Egyptian drivers wait in long lines outside a gas station in Cairo on June 26. Along with a stuttering economy, traffic-clogging street protests and a crime wave, fuel shortages have come to symbolize the disorder of the post-Mubarak Egypt.
Hassan Ammar AP

Originally published on Thu July 11, 2013 3:00 pm

The spotlight on Egypt has focused on the the political fallout from the military coup that toppled an elected but deeply unpopular government. But if you think Egypt's politics are a mess, just consider the economy.

Tourism, a major revenue generator, has been hurting since the Arab uprisings of 2011 that toppled Hosni Mubarak. Foreign investment has shriveled. Unemployment in many industries has soared. Inflation has risen, making everyday goods more expensive. And there's a black market in currency and fuel.

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The Two-Way
11:52 am
Thu July 11, 2013

Bernanke's Comments Lift Stocks To Record Highs

Originally published on Thu July 11, 2013 3:29 pm

Stocks surged Thursday after the chief of the Federal Reserve sent signals that the central bank wasn't in a hurry to stop helping the economy. When the markets closed, the Standard & Poor's 500 Index was at a record high. Other U.S. indexes were also up, including the Dow Jones Industrial Average, which rose nearly 170 points to a record 15,460.92.

Update at 5 p.m. ET: We've updated some figures in this post to reflect the markets' closing.

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The Two-Way
11:41 am
Thu July 11, 2013

Why We Aren't Assuming Snowden Is On That Jet To Havana

The more northerly route that Aeroflot 150 normally takes.
FlightAware.com

Originally published on Thu July 11, 2013 1:57 pm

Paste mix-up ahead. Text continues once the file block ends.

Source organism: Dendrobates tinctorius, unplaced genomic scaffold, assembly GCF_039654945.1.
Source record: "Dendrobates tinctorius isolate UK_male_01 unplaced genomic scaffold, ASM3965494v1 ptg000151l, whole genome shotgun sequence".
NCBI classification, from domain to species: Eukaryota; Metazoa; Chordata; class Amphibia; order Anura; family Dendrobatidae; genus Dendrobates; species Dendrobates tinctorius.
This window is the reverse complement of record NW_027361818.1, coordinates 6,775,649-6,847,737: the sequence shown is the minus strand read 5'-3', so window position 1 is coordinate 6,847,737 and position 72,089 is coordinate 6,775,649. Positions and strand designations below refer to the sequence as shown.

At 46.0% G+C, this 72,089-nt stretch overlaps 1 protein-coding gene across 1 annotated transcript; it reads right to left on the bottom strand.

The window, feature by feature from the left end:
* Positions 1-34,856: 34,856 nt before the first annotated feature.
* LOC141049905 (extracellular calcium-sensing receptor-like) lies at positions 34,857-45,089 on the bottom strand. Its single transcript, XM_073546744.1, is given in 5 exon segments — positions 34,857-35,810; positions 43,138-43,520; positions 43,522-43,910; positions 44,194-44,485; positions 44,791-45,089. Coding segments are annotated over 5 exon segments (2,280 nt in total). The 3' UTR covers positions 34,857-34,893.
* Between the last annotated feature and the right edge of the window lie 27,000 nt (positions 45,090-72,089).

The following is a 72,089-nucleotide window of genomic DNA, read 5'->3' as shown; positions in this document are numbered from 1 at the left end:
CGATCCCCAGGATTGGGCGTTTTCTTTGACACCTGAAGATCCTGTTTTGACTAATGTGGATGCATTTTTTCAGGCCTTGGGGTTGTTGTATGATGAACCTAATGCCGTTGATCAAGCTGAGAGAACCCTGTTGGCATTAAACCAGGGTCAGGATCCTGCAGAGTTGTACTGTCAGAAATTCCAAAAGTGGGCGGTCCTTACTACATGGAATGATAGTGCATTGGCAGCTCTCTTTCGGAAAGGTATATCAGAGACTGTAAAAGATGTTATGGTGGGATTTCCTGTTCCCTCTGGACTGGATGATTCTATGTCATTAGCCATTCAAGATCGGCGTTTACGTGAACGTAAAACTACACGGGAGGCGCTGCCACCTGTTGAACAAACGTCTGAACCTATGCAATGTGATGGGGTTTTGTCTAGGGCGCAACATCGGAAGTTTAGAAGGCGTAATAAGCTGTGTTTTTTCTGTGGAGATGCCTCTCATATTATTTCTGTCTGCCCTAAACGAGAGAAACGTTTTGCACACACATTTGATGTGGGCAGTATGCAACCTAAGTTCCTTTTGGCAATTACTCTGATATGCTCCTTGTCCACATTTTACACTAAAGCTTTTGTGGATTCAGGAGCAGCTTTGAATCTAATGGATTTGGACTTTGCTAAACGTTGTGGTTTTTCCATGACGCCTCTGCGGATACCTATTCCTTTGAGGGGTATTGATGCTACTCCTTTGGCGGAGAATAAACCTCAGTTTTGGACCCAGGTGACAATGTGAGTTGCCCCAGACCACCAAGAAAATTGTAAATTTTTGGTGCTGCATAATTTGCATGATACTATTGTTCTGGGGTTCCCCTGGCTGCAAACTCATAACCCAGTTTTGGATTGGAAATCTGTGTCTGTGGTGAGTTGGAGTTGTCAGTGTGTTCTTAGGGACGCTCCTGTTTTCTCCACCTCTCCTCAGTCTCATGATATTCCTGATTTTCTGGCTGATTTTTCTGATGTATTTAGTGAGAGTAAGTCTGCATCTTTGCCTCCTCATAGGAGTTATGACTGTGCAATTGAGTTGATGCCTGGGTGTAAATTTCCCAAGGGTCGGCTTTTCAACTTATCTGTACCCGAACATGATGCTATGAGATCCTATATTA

Twitter has been abuzz with speculation that "NSA leaker" Edward Snowden is on Aeroflot Flight 150, which is headed to Havana from Moscow as we write.

What's the supposed evidence?

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A Blog Supreme
11:36 am
Thu July 11, 2013

Crystalline New Music For Flutes And Mallets

Nicole Mitchell.
Kristi Sutton Elias Courtesy of the artist

If you look at the cover art of new albums by flutists Nicole Mitchell and Anna Webber, you'll see crystals. On Percussive Mechanics, Webber depicts a handful of glass shards carefully arranged as if to create an abstract sculpture. On Aquarius, Mitchell wraps herself in a sting of icicle lights — the kind you see hanging around Christmastime — which is appropriate, as her band is called Ice Crystal.

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The Two-Way
10:34 am
Thu July 11, 2013

Zimmerman Jury Can Consider Lesser Charge, Judge Says

George Zimmerman in court on Thursday.
Gary W. Green/pool Reuters/Landov

Originally published on Thu July 11, 2013 2:32 pm

The jury weighing the guilt or innocence of the man accused in the shooting death of Florida teen Trayvon Martin can consider convicting George Zimmerman on a lesser charge of manslaughter, the judge ruled Thursday morning.

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The Two-Way
10:24 am
Thu July 11, 2013

DNA Ends Years Of Doubt On Boston Strangler Victim, Police Say

Mary Sullivan, seen here in a photo displayed at a 2000 news conference, was the final victim of the Boston Strangler, officials said Thursday. They plan more DNA tests on the evidence.
William Plowman AP

Originally published on Thu July 11, 2013 12:12 pm

The Boston Strangler's final victim has been identified, according to police who say DNA tests have linked Albert DeSalvo, who confessed to being the serial killer, to the death of Mary Sullivan in 1964. The authorities will exhume DeSalvo's body to get "a biological sample" that might provide a 100 percent match.

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JazzSet with Dee Dee Bridgewater
10:07 am
Thu July 11, 2013

Lewis Nash Quintet, Kurt Elling On JazzSet

Drummer Lewis Nash performs at the 2012 Newport Jazz Festival.
Erik Jacobs for NPR

Originally published on Thu July 11, 2013 1:19 pm

There are three stages at the Newport Jazz Festival. At least two are always running simultaneously. Given the surfeit of options, it's rare to hear a complete set. The question begins to nag: Should be we somewhere else? And away you go, leaving a work in progress to make sure you don't miss one getting underway.

But sometimes if you choose a spot on the lawn and stay put, the juxtaposition of two bands delivers a fine festival experience. Sunday morning, August 5, 2012, on the Quad Stage is such a time.

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Race
10:04 am
Thu July 11, 2013

Study: Whites Think Black People Feel Less Pain

Racial disparities exist, but what causes them can be complicated. Harvard anthropology student Jason Silverstein says it has to do with a lack of empathy. Host Michel Michel Martin talks with Silverstein about a Slate article he wrote titled, 'I Don't Feel Your Pain.'